Cover image for Nazi gold : the real story of how the world plundered Jewish treasures
Nazi gold : the real story of how the world plundered Jewish treasures
Carpozi, George.
Personal Author:
Publication Information:
Far Hills, NJ : New Horizon Press, [1999, [that is, 1998]

©1999, [that is, 1998]
Physical Description:
xx, 460 pages : illustrations ; 24 cm
Format :


Call Number
Material Type
Home Location
Item Holds
HG3204 .C37 1999 Adult Non-Fiction Open Shelf
HG3204 .C37 1999 Adult Non-Fiction Non-Fiction Area

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Recent news about Switzerland's part in helping finance the Nazi war machine has sent shock waves through Europe. Now, prizewinning investigative journalist George Carpozi, Jr. unveils a mammoth work--part detective thriller, part authoritative analysis which exposes the rest of the story.

Reviews 2

Publisher's Weekly Review

Thanks to recent public pressure on Swiss banks and the declassification of intelligence documents, researchers now have more information than ever on how the Nazis stole and hid Jewish wealth. Carpozi, a former New York Post reporter, presents his book as the definitive account of the Nazis' looting of Europe, but disorganization and bad writing ruin his attempt at an all-encompassing indictment. Carpozi's research is thorough: he not only shows how neutral countries such as Switzerland hoarded wealth stolen from Holocaust victims but also demonstrates that even the Allies stashed away Jewish money and refused to return it to survivors after the war. Yet he makes little attempt to integrate the pieces of the puzzle and offers almost no analysis of historical context. The choppy text (many paragraphs consist of only a sentence or two) shifts between countries and back and forth in time in an endeavor to establish narrative pace. While Carpozi lists 11 pages of references, many of those sources are newspaper articles he simply quotes verbatim. Anecdotes about Holocaust survivors are thrown into the preface and the second chapter, then forgotten, when they could have added a human element to the political developments discussed later in the book. Exclamations such as "It is impossible to put the clock back!" and references to the "thieving Nazis" give the whole work a sensational tone. A subject this complicated deserves better treatment. Photos. (Jan.) (c) Copyright PWxyz, LLC. All rights reserved

Library Journal Review

Carpozi here attempts to tie together threads of the financial victimization of the Jews around the world during and after the Holocaust. His book is not to be confused with Tom Bower's superior Nazi Gold (LJ 5/15/97), which helped blow the lid off the Swiss bankers' swindle of Holocaust survivors. The first part of Carpozi's book reconstructs the Swiss banking scandal that Jean Ziegler told more compellingly in The Swiss, the Gold and the Dead (LJ 3/1/98). Worse, in a chapter entitled "Well-Known Facts," Carpozi has the United States declaring war on Germany in 1941 instead of the other way around. He also writes that Hitler committed suicide in 1944 instead of 1945. Factual mistakes make it hard to take seriously Carpozi's more original material in the second half. In one of the shortest chapters ever written, he introduces the interesting allegation that Ford's European operation used slave labor but devotes less than a page to it. In addition, Carpozi's tortured writing ("...Ribbentrop, who was glomming case he'd have to go on the lam") is more at home at the New York Post and Star magazine, to which he contributes, than in a serious book. Not recommended.‘Randall L. Schroeder, Wartburg Coll. Lib., Waverly, IA (c) Copyright 2010. Library Journals LLC, a wholly owned subsidiary of Media Source, Inc. No redistribution permitted.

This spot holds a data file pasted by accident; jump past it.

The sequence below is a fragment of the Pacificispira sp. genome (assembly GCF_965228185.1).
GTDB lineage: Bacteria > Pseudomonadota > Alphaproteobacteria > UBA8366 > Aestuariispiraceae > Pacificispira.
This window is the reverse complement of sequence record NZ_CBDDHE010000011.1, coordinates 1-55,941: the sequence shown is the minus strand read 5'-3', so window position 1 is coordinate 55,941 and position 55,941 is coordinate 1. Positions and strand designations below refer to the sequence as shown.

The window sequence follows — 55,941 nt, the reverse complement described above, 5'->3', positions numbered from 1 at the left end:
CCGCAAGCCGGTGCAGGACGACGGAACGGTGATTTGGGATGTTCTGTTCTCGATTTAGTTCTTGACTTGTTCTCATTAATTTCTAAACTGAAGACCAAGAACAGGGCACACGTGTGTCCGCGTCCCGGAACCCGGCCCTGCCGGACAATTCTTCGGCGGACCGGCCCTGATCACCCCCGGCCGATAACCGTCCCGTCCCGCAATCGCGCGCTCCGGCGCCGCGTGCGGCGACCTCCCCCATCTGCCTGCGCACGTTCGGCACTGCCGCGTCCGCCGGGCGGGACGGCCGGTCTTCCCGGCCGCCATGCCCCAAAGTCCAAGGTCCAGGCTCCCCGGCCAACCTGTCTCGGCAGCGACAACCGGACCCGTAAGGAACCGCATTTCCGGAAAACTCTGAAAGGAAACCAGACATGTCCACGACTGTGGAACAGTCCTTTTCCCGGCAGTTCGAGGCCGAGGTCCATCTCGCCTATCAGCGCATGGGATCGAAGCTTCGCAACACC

Chapter One Suspicions of Thievery     Gold from Austria, Czechoslovakia, and the independent city of Danzig had already been appropriated by the Nazis when Britain declared war on Germany in September 1939. According to the British Ministry of Economic Warfare based on correspondence between them, the Treasury, and Bank of England officials, ninety-seven million dollars had come to the Reichsbank just when it was almost broke. The bank had already defaulted on loans, exhausted its credit, and antagonized the international Jewish community. To gain needed materials, Germany had to barter. Her economic base, despite her efforts to boost productivity and stockpile essential raw materials, was in deep trouble. More gold was desperately needed to fund the plans the Nazis were making.     This was a goal the British had to foil.     To do it, Britain needed to monitor Germany's gold acquisitions and determine how, when, and where they would be funneled. An economic blockade, to be successful, would have to stop the Germans from purchasing vital raw materials for the production of armaments and war supplies.     There's no clear clue to pinpoint precisely when the world first became aware of Adolf Hitler's confiscation of persecuted Jewish citizens' gold.     However, March 1940 can stand as the date when the United States became "officially" aware that an atrocity had occurred on the European continent more than twenty months before the Japanese strike against the American fleet in Pearl Harbor.     On March 20 of that year a cablegram was dispatched from American personnel in Berlin to the State Department in Washington describing the forced movement of Jewish people from Germany to Poland. The wire warned that the moneys the emigrants were carrying might be confiscated at the border.     But details were woefully lacking and the true severity of the situation was never transmitted to President Franklin Delano Roosevelt, who had to rely on other sources for scanty information about Hitler's treatment of Germany's Jewish citizens. By then, World War II had been under way for almost eight months.     The United States ambassador to London at the time was Joseph P. Kennedy, who had held the post since 1937. Kennedy had sired a family of three daughters and four sons, one of whom, John Fitzgerald Kennedy, became President in 1962.     Ambassador Kennedy, who had been openly advocating a wish to see the United States avert any confrontation with Nazi Germany and, indeed, was promoting a policy of appeasement, was stunned when Hitler unleashed his ground and air forces against Poland in the invasion that exploded into war.     A few days earlier, Kennedy had been handed a secret message from Alex Kirk, the chargé d'affaires at the United States Embassy in Berlin, that there would be war within a week. The note was conveyed to London by Kennedy's son Jack. The future president was returning to England after being dispatched by his father on a "fact-finding tour of Europe to determine the feelings of the populace about Germany's seeming bent to start a war for territorial gains that it had long coveted."     The elder Kennedy's stance in favoring an alliance with Germany was well known by then. That posture, as the ambassador viewed it, "would lead to international peace and prosperity and result in having America become the largest beneficiary of such a move ... To put in a billion or two now will be worth it, for if it works we will get it back and more."     Meanwhile, England's Prime Minister Neville Chamberlain who had done nothing about Hitler's invasion of Poland was succeeded in office by Winston Churchill. With the declaration of war by England, the German Luftwaffe began round-the-clock bombing of Britain.     Hitler's air attacks followed a series of catastrophic events put into motion by the Axis powers, including the collapse of France and the Russian invasion of the Baltic Republics and of Rumania. Britain literally stood alone in Europe as the last democracy that was actively resisting the swiftly charging ground and air forces of the Third Reich.     Although Churchill's intrepidness against the Nazi hordes and his oratory inspired the people of England and of America, Ambassador Kennedy still tried to convince President Roosevelt that England had no chance to survive the war. He persisted in his entreaties that the United States make a deal with Hitler to settle the conflict.     Even before the invasion of Poland, as was explained, the White House was receiving small bits of information about the forced movement of Jewish people from Germany to Poland as well as warnings that the moneys and other valuables they were carrying were possibly being confiscated at the border by storm troopers. Although the German government offered assurances that no steps were being taken to confiscate the property of enemy aliens of Jewish origin, it was reliably established that German Jews as well as Jewish citizens of countries overrun by Nazi forces were not that fortunate.     Long before the Reich Citizenship Law of 1941 was codified, the working principles of the law had become common practice: All German Jews who left Germany were deprived both of their citizenship and their property.     The restrictions that were incorporated into that law applied to all Jewish people being deported to Poland and German-occupied territories of the Soviet Union, as well as Jews who escaped to Allied or neutral countries.     In the findings of the study U.S. and Allied Efforts to Recover and Restore Gold and Other Assets , Department of State chief historian Slany spoke understandingly about "the unique circumstances of World War II [whereby] neutrality collided with morality; too often being neutral provided a pretext for avoiding moral considerations. Historically a well-established principle in international law, neutrality served through centuries of European wars as a legitimate means by which smaller nations preserved their political sovereignty and economic viability.     "But it is painfully clear that Argentina, Portugal, Spain, Sweden, Switzerland, Turkey, and other neutral countries were slow to recognize and acknowledge that this was not just another war. Some never did. Nazi Germany was a mortal threat to Western civilization itself, and had it been victorious, to the survival of even the neutral countries themselves."     The thoroughly researched 212-page report contains a foreword written by Under Secretary of Commerce for International Trade Stuart E. Eizenstat, who was appointed by President Bill Clinton to be special envoy of the State Department on property restitution in Central and Eastern Europe. Eizenstat's first effort was to appoint Dr. Slany, the State Department historian, to conduct the study.     Slany immediately recruited eleven principal participants to carry out the mandate "to describe to the fullest extent possible, United States and Allied efforts to recover and restore gold and other assets stolen by Nazi Germany, and to use other German assets for the reconstruction of postwar Europe.     "It also touches on the initially valiant, but ultimately inadequate, steps taken by the United States and the Allies to make assets available for assistance to stateless victims of Nazi atrocities.     "America itself remained a non-belligerent for over two years following the outbreak of the war in Europe," Eizenstat wrote.     "Restrictive United States immigration policies kept hundreds of thousands of refugees from finding safety in the United States, most tragically exemplified by our refusal to allow the [mercy ship] St. Louis to dock with its cargo of refugees--many of whom perished after the vessel was forced to return to Europe.     "Nevertheless, the United States froze German assets in April 1940 (twenty months before entering the war), conducted little trade and commerce with Nazi Germany, and generously assisted Britain, the Soviet Union, and the anti-Nazi cause--despite fierce domestic opposition--through programs like Lend-Lease." Copyright © 1999 George Carpozi, Jr.. All rights reserved.